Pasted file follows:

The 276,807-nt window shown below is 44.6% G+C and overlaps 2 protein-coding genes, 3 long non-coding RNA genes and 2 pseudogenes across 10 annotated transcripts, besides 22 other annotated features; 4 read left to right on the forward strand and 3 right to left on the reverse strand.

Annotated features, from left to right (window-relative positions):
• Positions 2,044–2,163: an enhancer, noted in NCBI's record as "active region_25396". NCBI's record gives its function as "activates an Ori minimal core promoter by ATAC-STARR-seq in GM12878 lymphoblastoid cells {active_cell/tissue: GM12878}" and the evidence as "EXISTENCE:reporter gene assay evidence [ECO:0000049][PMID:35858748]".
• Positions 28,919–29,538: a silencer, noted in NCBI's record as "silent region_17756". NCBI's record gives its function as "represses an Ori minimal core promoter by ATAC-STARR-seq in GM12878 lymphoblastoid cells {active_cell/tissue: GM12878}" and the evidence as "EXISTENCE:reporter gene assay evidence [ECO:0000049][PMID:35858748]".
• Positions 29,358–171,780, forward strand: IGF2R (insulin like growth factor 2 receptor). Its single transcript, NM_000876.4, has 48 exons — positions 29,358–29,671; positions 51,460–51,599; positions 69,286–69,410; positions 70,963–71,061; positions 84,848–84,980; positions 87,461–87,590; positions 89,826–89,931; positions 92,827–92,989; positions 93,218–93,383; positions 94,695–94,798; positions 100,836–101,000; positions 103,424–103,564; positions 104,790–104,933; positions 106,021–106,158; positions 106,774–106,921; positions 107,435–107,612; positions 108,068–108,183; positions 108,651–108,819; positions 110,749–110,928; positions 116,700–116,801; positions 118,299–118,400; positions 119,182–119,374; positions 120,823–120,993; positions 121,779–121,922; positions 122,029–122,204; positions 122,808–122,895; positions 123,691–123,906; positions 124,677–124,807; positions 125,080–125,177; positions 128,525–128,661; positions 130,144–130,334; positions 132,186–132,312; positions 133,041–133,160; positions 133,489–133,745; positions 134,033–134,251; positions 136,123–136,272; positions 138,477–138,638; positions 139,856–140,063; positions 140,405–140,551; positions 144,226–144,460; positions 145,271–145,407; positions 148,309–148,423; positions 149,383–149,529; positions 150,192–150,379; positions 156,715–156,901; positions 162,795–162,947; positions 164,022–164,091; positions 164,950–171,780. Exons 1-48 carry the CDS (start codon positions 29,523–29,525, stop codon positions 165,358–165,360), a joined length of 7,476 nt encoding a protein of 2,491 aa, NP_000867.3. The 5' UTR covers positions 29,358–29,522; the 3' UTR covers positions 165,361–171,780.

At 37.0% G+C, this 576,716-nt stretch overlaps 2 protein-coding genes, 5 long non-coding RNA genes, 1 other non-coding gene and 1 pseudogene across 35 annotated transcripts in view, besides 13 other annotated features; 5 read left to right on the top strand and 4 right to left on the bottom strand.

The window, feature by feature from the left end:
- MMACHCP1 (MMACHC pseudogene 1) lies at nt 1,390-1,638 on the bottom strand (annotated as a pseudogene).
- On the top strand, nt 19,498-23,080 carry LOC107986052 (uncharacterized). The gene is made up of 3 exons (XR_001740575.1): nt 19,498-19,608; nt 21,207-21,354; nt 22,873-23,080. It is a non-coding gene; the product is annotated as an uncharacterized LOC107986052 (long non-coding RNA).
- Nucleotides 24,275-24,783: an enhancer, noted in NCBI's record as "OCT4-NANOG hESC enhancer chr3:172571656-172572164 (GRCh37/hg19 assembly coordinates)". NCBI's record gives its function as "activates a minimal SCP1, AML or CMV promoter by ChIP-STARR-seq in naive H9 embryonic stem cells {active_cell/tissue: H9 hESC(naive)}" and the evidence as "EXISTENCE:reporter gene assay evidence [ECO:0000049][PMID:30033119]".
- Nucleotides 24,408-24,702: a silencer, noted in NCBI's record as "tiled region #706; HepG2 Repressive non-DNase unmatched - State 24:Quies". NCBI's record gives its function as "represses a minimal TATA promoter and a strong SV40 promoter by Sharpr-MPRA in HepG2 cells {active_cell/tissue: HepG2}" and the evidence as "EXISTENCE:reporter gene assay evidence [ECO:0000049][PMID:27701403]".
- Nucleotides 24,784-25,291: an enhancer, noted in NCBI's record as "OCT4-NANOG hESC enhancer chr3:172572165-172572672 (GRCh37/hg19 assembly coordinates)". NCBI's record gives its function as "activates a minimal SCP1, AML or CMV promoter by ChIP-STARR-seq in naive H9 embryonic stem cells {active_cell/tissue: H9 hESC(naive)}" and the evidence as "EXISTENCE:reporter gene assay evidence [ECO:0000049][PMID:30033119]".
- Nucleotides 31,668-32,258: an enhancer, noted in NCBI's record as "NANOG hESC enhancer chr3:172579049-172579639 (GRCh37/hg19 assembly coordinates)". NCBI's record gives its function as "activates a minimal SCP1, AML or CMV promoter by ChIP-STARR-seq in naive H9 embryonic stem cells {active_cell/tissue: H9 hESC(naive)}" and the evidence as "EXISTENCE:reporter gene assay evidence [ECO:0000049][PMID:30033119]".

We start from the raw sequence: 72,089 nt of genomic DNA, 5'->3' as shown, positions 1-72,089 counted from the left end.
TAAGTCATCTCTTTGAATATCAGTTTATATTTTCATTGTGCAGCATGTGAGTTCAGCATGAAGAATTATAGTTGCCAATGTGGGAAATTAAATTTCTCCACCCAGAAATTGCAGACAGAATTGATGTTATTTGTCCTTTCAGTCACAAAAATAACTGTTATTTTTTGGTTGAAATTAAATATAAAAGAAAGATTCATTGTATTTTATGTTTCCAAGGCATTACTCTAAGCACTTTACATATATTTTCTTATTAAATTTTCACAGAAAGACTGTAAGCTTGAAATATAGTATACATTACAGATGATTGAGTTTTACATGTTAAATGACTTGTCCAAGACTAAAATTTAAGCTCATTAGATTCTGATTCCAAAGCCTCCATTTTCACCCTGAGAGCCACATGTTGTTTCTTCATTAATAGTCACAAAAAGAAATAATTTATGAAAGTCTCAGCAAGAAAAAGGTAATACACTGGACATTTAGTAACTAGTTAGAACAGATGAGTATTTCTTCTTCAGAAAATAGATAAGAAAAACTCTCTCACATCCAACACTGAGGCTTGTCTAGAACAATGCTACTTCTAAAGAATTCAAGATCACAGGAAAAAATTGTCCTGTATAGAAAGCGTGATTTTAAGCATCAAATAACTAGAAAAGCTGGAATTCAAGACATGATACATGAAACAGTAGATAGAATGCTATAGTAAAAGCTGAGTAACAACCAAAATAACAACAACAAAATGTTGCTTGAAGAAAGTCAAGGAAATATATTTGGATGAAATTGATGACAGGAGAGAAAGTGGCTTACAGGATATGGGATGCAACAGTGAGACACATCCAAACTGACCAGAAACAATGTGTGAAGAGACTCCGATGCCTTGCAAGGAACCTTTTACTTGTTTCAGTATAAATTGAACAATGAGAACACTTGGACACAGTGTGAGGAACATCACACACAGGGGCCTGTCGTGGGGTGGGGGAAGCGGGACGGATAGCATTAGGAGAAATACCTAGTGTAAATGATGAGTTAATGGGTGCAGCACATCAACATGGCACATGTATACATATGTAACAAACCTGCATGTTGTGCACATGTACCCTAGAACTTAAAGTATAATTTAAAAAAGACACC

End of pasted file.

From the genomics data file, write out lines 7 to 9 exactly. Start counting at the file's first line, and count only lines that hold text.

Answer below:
The window, feature by feature from the left end:
- MMACHCP1 (MMACHC pseudogene 1) lies at nt 1,390-1,638 on the bottom strand (annotated as a pseudogene).
- On the top strand, nt 19,498-23,080 carry LOC107986052 (uncharacterized). The gene is made up of 3 exons (XR_001740575.1): nt 19,498-19,608; nt 21,207-21,354; nt 22,873-23,080. It is a non-coding gene; the product is annotated as an uncharacterized LOC107986052 (long non-coding RNA).